<input> elements of type week creates input fields allowing the user to easily enter the year and the ISO 8601 week number in that year.

 <input type="week"> 

EXAMPLE:

<form>
      <label for="week"
        >Choose a week to plan holidays(in Nov or Dec): <br
      /></label>

      <input
        type="week"
        name="week"
        id="holiday-week"
        min="2021-W44"
        max="2021-W52"
        required
      />
</form>

OUTPUT:

Input Type Week

We can also specify a default week, by using the value attribute. Other supported attributes include - autocomplete, list, readonly, and step.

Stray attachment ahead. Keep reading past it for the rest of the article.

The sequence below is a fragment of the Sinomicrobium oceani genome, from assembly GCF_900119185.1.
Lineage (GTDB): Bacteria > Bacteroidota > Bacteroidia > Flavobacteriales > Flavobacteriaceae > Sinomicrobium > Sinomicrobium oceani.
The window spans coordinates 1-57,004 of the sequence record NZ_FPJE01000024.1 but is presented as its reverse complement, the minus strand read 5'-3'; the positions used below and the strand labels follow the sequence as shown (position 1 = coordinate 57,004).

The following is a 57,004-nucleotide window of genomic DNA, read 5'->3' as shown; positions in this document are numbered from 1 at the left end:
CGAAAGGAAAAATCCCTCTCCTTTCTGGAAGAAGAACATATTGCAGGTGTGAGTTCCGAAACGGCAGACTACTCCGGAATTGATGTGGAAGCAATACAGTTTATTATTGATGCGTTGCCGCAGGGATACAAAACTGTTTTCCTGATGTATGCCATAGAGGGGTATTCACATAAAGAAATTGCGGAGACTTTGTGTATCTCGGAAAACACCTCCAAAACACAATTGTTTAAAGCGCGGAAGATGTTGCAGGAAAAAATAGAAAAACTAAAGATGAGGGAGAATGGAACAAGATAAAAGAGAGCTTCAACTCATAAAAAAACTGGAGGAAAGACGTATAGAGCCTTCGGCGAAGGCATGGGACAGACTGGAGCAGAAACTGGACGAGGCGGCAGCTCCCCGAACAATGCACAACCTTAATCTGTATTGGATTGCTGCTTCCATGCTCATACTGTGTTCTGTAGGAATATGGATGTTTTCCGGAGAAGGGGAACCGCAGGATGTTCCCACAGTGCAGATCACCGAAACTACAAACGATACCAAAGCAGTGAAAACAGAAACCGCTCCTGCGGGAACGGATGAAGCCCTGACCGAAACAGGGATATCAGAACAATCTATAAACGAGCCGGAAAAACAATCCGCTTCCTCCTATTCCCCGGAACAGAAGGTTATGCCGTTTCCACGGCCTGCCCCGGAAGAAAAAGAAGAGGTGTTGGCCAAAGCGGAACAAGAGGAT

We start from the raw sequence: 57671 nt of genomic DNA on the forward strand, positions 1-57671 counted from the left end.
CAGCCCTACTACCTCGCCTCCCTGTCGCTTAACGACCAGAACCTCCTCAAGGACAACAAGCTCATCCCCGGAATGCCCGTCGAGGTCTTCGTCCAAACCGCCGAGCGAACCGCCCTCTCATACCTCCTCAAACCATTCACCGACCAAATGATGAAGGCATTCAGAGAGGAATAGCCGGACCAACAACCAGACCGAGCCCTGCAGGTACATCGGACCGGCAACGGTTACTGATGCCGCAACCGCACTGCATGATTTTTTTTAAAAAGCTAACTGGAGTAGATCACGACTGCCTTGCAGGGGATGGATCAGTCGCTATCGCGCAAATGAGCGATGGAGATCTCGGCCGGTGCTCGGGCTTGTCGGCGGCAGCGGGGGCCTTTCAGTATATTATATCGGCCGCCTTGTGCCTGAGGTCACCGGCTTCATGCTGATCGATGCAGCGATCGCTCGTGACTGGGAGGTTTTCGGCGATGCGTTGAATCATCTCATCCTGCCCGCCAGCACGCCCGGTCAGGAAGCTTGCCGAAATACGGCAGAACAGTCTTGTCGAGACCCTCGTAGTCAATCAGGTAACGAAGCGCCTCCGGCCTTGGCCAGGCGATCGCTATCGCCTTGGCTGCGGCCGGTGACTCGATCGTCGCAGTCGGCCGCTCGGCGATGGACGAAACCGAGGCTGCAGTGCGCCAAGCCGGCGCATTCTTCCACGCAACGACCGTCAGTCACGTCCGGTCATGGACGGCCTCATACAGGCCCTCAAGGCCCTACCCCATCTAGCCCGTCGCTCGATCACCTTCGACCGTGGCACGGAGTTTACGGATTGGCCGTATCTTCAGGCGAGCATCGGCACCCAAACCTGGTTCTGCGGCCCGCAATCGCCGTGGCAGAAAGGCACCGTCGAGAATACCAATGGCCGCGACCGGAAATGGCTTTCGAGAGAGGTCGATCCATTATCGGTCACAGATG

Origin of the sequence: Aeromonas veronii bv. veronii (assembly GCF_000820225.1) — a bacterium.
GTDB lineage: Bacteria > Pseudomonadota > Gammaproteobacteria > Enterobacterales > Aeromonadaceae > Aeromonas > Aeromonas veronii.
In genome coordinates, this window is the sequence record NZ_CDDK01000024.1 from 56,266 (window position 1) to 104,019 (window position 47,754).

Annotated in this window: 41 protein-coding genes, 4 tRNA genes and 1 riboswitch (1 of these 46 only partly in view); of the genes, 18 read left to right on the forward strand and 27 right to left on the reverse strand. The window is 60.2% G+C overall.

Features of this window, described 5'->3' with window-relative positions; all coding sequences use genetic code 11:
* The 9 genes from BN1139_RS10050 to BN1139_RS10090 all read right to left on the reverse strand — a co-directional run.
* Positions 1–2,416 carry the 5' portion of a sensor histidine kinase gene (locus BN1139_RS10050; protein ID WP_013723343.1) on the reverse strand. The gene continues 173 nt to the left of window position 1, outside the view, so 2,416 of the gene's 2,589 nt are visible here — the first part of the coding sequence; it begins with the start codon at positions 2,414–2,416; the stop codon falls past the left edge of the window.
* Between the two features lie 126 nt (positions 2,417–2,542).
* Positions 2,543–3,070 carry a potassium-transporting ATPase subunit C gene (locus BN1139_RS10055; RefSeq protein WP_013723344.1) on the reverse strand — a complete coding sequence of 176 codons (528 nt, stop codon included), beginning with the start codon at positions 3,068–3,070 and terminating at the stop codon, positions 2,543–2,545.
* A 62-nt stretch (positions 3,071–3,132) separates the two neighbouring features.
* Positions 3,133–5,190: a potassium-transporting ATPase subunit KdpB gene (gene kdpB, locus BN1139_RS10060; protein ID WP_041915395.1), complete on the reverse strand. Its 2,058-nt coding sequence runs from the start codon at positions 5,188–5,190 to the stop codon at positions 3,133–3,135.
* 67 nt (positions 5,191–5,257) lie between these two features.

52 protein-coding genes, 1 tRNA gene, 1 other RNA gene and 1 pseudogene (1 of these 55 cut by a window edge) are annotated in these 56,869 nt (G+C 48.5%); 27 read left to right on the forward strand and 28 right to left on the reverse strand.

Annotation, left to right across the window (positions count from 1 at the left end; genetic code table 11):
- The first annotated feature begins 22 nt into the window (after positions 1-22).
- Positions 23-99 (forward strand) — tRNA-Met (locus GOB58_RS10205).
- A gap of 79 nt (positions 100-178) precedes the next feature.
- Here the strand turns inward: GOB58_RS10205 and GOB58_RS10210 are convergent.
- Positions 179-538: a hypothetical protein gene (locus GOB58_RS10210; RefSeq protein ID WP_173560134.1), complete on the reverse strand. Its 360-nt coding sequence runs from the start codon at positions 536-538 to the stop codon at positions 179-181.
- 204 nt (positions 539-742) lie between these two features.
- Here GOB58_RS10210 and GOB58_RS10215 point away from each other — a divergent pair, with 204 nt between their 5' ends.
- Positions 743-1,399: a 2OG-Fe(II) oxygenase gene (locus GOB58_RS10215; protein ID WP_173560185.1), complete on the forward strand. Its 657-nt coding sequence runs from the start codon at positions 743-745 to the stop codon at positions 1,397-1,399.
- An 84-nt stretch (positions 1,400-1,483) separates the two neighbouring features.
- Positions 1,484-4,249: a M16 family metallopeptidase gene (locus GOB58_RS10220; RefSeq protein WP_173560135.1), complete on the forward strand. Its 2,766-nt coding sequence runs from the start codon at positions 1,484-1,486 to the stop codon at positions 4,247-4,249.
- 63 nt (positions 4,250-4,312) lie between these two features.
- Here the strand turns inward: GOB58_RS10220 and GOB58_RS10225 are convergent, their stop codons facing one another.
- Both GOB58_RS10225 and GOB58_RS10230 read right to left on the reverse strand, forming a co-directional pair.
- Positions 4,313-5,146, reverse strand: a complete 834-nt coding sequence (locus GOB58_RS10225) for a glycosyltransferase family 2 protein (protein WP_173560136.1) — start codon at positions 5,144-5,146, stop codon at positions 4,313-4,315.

Conclusion

Here, we come to the end of the tutorial. It has provided you with a detailed understanding of all kinds of inputs in the HTML forms and relavant relevant examples. Let's summarize what we have learned throughout --

  • HTML <input> element.
  • List of all types of <input> elements of HTML.
  • Illustrative examples to demonstrate their usage.